Extraction and Separation of Rare Earth Elements Using Bacterial Protein
- Category: tungsten‘s News
- Published on Saturday, 23 October 2021 20:57
New research led by scientists at Penn State University and Lawrence Livermore National Laboratory (LLNL) suggests that a bacterial protein could provide a more environmentally friendly way to extract rare earth elements (REEs), from mine tailings and electronic waste and separate them other metals and from each other. A paper on this work was published in the ACS Central Scientific.
Low-level sources of REEs, such as industrial waste, often contain many REEs mixed with other metals. This new approach relies on a protein called lanmodulin (LanM), which first binds to all the REEs in the source. The other metals are then expelled and removed.
By changing the conditions of the sample, such as changing the acidity or adding components called chelators, individual types of (REEs) lose their binding power and can thus be collected. This new procedure allows for the successful extraction and separation of high-purity heavy REEs even if the sample contains very low levels of REEs.
To meet the growing demand for REEs in emerging clean energy technologies, we need to address several challenges in the supply chain. This includes improving the efficiency and reducing the environmental burden of the extraction and separation process of these metals. The researchers demonstrate a promising new approach that uses a natural protein that can be scaled up to extract and separate REEs from low-level sources, including industrial waste.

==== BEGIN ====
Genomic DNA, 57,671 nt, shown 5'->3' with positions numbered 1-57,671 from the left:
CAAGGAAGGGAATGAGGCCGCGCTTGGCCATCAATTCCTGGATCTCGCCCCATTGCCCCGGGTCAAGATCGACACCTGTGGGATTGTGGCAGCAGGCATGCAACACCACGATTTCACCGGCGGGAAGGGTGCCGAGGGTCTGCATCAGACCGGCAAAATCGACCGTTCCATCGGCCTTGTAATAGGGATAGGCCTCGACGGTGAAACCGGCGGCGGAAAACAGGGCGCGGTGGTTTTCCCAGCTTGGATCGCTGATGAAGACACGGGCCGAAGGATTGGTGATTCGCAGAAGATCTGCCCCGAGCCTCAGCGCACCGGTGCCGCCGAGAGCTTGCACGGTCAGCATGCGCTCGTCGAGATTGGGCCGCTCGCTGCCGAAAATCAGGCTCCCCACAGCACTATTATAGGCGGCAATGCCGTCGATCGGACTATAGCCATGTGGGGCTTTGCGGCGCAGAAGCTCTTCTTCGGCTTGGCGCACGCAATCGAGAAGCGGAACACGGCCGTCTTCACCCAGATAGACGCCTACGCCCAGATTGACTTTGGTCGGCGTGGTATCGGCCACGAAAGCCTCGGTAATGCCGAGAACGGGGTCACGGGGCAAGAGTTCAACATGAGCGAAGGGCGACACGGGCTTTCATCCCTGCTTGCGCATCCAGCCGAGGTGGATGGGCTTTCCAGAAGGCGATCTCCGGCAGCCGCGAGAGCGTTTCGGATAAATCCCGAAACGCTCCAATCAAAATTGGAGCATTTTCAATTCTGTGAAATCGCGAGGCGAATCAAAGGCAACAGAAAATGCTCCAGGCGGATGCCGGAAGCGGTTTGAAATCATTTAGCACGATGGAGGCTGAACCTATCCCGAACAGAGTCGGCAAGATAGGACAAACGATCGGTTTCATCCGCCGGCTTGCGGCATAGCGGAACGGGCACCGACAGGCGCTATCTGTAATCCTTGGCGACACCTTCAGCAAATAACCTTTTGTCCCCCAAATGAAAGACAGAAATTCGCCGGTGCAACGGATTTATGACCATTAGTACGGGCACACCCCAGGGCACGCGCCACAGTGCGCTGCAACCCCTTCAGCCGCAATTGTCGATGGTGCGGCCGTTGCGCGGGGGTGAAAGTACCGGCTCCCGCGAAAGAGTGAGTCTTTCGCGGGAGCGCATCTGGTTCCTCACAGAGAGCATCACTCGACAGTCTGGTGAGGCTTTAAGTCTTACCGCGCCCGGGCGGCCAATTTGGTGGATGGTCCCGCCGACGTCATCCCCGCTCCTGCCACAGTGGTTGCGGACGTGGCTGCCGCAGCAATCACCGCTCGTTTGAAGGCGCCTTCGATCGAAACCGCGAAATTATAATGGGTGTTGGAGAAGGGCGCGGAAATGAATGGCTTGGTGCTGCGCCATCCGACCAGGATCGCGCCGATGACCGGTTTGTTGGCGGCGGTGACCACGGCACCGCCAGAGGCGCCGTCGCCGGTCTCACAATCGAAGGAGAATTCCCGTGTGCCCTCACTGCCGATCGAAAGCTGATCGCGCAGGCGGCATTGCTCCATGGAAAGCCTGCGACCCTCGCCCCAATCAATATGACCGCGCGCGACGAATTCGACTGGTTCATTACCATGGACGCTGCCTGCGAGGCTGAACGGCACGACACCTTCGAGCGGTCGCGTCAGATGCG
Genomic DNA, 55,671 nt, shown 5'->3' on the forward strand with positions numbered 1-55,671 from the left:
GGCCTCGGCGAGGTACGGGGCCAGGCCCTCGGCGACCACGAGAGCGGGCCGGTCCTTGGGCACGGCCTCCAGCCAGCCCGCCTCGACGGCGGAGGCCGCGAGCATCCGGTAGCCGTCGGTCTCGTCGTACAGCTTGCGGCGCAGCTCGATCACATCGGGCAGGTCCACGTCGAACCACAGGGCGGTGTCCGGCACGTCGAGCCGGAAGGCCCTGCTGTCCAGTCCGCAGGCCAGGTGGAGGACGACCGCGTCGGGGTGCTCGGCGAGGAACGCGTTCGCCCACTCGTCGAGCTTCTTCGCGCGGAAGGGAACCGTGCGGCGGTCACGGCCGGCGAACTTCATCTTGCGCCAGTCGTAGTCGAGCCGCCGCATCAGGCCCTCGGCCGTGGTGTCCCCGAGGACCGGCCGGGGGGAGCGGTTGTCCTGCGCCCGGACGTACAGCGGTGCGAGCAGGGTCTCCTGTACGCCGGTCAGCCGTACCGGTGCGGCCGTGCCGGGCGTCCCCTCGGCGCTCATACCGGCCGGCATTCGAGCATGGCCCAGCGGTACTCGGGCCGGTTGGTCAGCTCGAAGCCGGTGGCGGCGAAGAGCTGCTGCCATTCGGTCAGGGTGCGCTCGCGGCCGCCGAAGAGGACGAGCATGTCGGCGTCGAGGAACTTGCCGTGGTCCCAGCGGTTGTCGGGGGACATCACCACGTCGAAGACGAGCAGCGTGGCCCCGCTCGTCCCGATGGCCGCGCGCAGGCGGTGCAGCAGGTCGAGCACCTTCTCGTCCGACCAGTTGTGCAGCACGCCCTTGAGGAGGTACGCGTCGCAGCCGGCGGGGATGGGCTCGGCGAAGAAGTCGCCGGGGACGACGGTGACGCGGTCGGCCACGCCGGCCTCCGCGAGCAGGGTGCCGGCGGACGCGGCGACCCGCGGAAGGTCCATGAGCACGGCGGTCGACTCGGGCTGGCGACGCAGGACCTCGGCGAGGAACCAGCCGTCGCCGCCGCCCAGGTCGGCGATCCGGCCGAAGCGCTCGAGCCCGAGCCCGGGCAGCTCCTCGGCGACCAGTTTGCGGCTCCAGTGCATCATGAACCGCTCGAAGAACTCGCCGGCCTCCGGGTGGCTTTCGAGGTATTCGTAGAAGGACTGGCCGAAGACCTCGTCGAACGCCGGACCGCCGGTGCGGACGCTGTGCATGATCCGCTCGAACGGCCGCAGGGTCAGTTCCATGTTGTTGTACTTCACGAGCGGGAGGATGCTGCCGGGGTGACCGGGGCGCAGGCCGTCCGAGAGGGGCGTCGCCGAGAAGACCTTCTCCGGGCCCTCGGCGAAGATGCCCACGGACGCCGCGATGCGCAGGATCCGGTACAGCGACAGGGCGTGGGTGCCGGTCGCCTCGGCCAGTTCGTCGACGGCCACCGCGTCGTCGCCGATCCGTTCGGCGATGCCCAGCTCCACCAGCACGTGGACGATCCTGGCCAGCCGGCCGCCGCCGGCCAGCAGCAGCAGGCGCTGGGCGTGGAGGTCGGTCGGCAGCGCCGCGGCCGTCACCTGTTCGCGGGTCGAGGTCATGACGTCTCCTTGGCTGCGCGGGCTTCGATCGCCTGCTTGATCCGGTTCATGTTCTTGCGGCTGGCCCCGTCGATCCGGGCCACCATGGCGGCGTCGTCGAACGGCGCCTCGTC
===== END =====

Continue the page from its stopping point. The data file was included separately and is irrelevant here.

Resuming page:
Since the United States currently imports most of the rare earth elements it needs, the new focus is on building domestic supplies through unconventional sources, including industrial waste from burning coal and mining other metals, and electronic waste from cell phones and many other materials.
These resources are abundant, but are considered low grade because rare earths are mixed with many other metals and contain too little rare earth to work well with traditional processes. In addition, current extraction and separation methods rely on harsh chemicals, are labor-intensive, sometimes involve hundreds of steps, generate large amounts of waste, and are costly.
The new method utilizes a bacterial protein previously discovered by the team called lanmodulin, which binds rare earth elements nearly a billion times better than other metals.
The extraction and subsequent separation of individual REEs from rare earth-containing feedstocks is a challenging task, but essential for the development and sustainability of renewable energy technologies. As an important step to overcome the technical and environmental limitations of current rare earth processing methods, this study demonstrates a bio-based, all-water rare earth extraction and separation scheme using lanmodulin proteins with rare earth selectivity.
This study further demonstrates the ability of the immobilized bacterial protein to achieve high purity separations of clean energy critical REEs to Nd/Dy and convert low grade leachates to separate heavy and light REEs in a single column run while using ∼90% of the column capacity.
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